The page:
Tuesday, July 12, 2011

The Girl Who Lived

In case the Minneapolis Star-Tribune goon squad shows up at my door sometime soon, I just want to make my confession now – I ghostwrote Emma’s entry in the “How Harry Potter Changed my Life” essay contest. She has already claimed her prize – two tickets to a special preview of HP Part II last night, so I’ll take my lumps without a whimper.

To be fair, I tried the aboveboard route first. When I saw the announcement of the contest in Sunday’s newspaper, I suggested to Emma that she should try writing her own thoughts for an entry. “It’s only 150 words,” I cajoled. She was unmoved, having an important announcement to post on Facebook. “Just Inhaled.” (Next post: “Just exhaled.”)

“Is it okay, then,” I asked, “If I enter FOR you, and if you win, you can keep the tickets?” Generous girl that she was, she agreed. When I asked later if she wanted to take a look at my entry, she was feeling too languid for editing. 

With the unerring luck that seems to surround every aspect of her life, she won. She went to the preview with Olivia, and she did tell me “thanks” when she got home last night.

It wasn’t hard to write the entry. Even if she doesn’t recall it now, Harry Potter did change her life when she was younger. Harry, like Emma, was an orphan. That his parents had been murdered by Lord Voldemort and hers had placed her at the local orphanage in Wuhan did not matter to her. She and Harry, they had things in common.

It’s hard to remember a time before the books were turned into a multi-media empire, but the year she was in kindergarten, it was just a story that I read to her at bedtime, unattended by actors and directors and computer games. That year, Dayton’s Department Store announced that Harry Potter would be the theme of the annual Christmas display. We made our trek downtown for Santa, dinner at the Oak Room, and the display. As we wound through the show, we were entranced with the invisibility cape and Platform 9 ¾. 

Then we rounded a corner and came to the display of Harry at the Mirror of Desire. As the little mannequin waved, his parents appeared and disappeared in the mirror. He had never been able to see James and Lilly, but, with the magic of the Mirror of Desire, he could.

Intended to be a 30-second pass through on the way to the next display (and the gift shop, of course), the Mirror of Desire became Emma’s semi-permanent home. “Time for Santa,” we could cajole, trying to pull her along, but we’d learned some time before that she was not a girl who moved when she did not want to. She remained stock still, her little face turned up, her eyes riveted.

And then I realized what she was thinking – “If I just look hard enough, stand still enough, I will be able to look into that mirror, and I will be able to see MY parents.”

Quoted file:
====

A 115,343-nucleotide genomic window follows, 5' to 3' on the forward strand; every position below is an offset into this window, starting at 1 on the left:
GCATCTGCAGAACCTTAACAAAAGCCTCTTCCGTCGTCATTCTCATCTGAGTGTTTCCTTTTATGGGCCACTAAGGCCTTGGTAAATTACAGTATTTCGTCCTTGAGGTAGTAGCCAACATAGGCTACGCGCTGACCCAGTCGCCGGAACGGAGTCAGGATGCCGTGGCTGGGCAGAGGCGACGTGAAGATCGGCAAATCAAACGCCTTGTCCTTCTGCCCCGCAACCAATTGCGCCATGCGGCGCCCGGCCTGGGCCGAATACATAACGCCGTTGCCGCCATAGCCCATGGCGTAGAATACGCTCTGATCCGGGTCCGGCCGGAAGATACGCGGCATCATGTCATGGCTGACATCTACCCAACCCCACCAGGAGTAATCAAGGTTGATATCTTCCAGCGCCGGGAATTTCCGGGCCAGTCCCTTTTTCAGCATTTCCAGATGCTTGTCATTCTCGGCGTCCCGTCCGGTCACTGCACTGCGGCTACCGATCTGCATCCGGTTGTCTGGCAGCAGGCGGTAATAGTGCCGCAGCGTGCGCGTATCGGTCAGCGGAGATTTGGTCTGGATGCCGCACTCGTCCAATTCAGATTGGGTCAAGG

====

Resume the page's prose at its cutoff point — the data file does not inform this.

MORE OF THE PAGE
So we stayed, passed around by a stream of grannies on walkers, mommies with strollers and kids who had seen enough and were ready for Santa.

Not Emma. She knew she could see them if she just tried hard enough. 

I can’t remember how we finally got her out of there. I can’t remember how I ever got to her sleep every night, either – with Emma, the hard parts have often become a bit blurred.

After that day, I started to tell her that I believed she would meet her parents someday. I had a couple friends in the adoption community who thought I was imprudent, leading her along. But I persisted. “You never know,” I would say. “What could happen with politics, with science, with DNA. Someday, somewhere, I bet you’ll find some family. It could be one cheek swab, one web site, away.”

She’s leaving for China in two months, ready to spend a school year studying and traveling. I don’t know where she’ll go or who she’ll meet. But I think I know her well enough to know that, in every face she encounters, she’ll be wondering, “Do I belong with you?” She carries that Mirror of Desire in her heart. And I hope that, sometime in her life, she can have a chance to find some family looking back at her, from the place that’s been empty for as long as she can remember.

With a backstory like that, I figure, at least the Star-Tribune can sport for a couple of movie tickets.

Here’s the entry:
I was an orphan in China and was adopted when I was a baby.  The first book I remember having read to me was the first one in the Harry Potter series. Harry was an orphan, just like me. When he looked in the Mirror of Desire and saw his Mom and Dad, I wished that I could do the same thing as Harry. But he found lots of other people to love him and look out for him, and so have I.  Like Harry, I’ve been able to find loving friends and family who protect me and love me. It makes me sad now to realize that I’ll never be able to look in the Mirror of Desire and see my birth parents, but I’m glad that I’ve shared my struggles along the way with Harry Potter, the Boy who Lived. By Emma, The Girl Who Lived.

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